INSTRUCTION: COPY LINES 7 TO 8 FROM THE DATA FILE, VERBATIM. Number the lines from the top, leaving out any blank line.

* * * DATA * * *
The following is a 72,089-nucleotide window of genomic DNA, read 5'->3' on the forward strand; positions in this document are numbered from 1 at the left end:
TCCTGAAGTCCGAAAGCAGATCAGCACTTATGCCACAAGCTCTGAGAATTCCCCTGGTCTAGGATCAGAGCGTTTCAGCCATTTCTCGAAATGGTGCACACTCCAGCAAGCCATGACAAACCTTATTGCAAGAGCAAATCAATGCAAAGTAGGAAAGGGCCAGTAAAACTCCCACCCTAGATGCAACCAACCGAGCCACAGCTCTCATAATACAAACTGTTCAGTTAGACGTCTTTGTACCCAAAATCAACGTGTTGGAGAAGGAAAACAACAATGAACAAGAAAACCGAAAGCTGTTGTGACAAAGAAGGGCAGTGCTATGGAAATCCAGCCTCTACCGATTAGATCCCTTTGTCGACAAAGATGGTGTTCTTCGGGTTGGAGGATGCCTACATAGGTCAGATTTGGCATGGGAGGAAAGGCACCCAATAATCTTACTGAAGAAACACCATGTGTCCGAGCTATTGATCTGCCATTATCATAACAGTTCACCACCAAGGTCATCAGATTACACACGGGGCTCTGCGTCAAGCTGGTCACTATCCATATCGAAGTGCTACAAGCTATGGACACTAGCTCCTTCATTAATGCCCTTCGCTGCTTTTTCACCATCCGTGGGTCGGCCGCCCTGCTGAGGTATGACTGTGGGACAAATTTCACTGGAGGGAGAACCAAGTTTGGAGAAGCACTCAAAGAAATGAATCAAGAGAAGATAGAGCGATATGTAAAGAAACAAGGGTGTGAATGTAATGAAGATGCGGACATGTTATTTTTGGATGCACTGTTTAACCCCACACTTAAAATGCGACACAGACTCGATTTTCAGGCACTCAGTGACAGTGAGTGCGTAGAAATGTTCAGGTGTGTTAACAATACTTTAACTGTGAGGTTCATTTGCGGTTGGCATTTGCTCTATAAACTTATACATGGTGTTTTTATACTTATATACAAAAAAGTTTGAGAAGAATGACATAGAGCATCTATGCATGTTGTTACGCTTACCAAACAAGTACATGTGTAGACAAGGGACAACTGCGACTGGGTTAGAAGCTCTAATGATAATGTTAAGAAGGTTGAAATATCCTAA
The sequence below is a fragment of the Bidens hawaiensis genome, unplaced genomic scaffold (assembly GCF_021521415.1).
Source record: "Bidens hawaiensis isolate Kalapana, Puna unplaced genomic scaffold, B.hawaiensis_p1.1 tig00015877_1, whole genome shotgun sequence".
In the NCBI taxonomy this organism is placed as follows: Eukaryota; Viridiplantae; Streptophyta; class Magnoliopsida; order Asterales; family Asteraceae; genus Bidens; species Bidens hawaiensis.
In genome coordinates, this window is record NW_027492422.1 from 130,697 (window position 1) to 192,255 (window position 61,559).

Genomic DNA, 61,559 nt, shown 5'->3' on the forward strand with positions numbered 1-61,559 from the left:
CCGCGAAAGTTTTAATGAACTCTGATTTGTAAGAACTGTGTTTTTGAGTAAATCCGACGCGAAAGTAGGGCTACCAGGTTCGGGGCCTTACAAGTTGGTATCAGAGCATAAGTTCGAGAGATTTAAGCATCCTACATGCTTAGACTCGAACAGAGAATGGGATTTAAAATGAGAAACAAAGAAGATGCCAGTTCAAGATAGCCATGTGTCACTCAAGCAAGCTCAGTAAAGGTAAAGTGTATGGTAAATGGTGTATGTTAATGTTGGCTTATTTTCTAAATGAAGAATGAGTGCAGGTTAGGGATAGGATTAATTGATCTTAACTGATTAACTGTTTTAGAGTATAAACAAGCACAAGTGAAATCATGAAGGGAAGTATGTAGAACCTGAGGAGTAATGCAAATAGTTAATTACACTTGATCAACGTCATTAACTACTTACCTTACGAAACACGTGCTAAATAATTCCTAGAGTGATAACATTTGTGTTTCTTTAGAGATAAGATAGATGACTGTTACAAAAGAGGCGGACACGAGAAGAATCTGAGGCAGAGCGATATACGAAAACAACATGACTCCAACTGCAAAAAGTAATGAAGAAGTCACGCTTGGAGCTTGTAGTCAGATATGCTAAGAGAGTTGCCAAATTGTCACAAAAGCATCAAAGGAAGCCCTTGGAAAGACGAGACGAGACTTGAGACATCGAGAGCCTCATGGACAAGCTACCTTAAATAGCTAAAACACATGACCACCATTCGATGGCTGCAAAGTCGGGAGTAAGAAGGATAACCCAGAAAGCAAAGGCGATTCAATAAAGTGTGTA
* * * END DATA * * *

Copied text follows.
Genomic DNA, 61,559 nt, shown 5'->3' on the forward strand with positions numbered 1-61,559 from the left:
CCGCGAAAGTTTTAATGAACTCTGATTTGTAAGAACTGTGTTTTTGAGTAAATCCGACGCGAAAGTAGGGCTACCAGGTTCGGGGCCTTACAAGTTGGTATCAGAGCATAAGTTCGAGAGATTTAAGCATCCTACATGCTTAGACTCGAACAGAGAATGGGATTTAAAATGAGAAACAAAGAAGATGCCAGTTCAAGATAGCCATGTGTCACTCAAGCAAGCTCAGTAAAGGTAAAGTGTATGGTAAATGGTGTATGTTAATGTTGGCTTATTTTCTAAATGAAGAATGAGTGCAGGTTAGGGATAGGATTAATTGATCTTAACTGATTAACTGTTTTAGAGTATAAACAAGCACAAGTGAAATCATGAAGGGAAGTATGTAGAACCTGAGGAGTAATGCAAATAGTTAATTACACTTGATCAACGTCATTAACTACTTACCTTACGAAACACGTGCTAAATAATTCCTAGAGTGATAACATTTGTGTTTCTTTAGAGATAAGATAGATGACTGTTACAAAAGAGGCGGACACGAGAAGAATCTGAGGCAGAGCGATATACGAAAACAACATGACTCCAACTGCAAAAAGTAATGAAGAAGTCACGCTTGGAGCTTGTAGTCAGATATGCTAAGAGAGTTGCCAAATTGTCACAAAAGCATCAAAGGAAGCCCTTGGAAAGACGAGACGAGACTTGAGACATCGAGAGCCTCATGGACAAGCTACCTTAAATAGCTAAAACACATGACCACCATTCGATGGCTGCAAAGTCGGGAGTAAGAAGGATAACCCAGAAAGCAAAGGCGATTCAATAAAGTGTGTA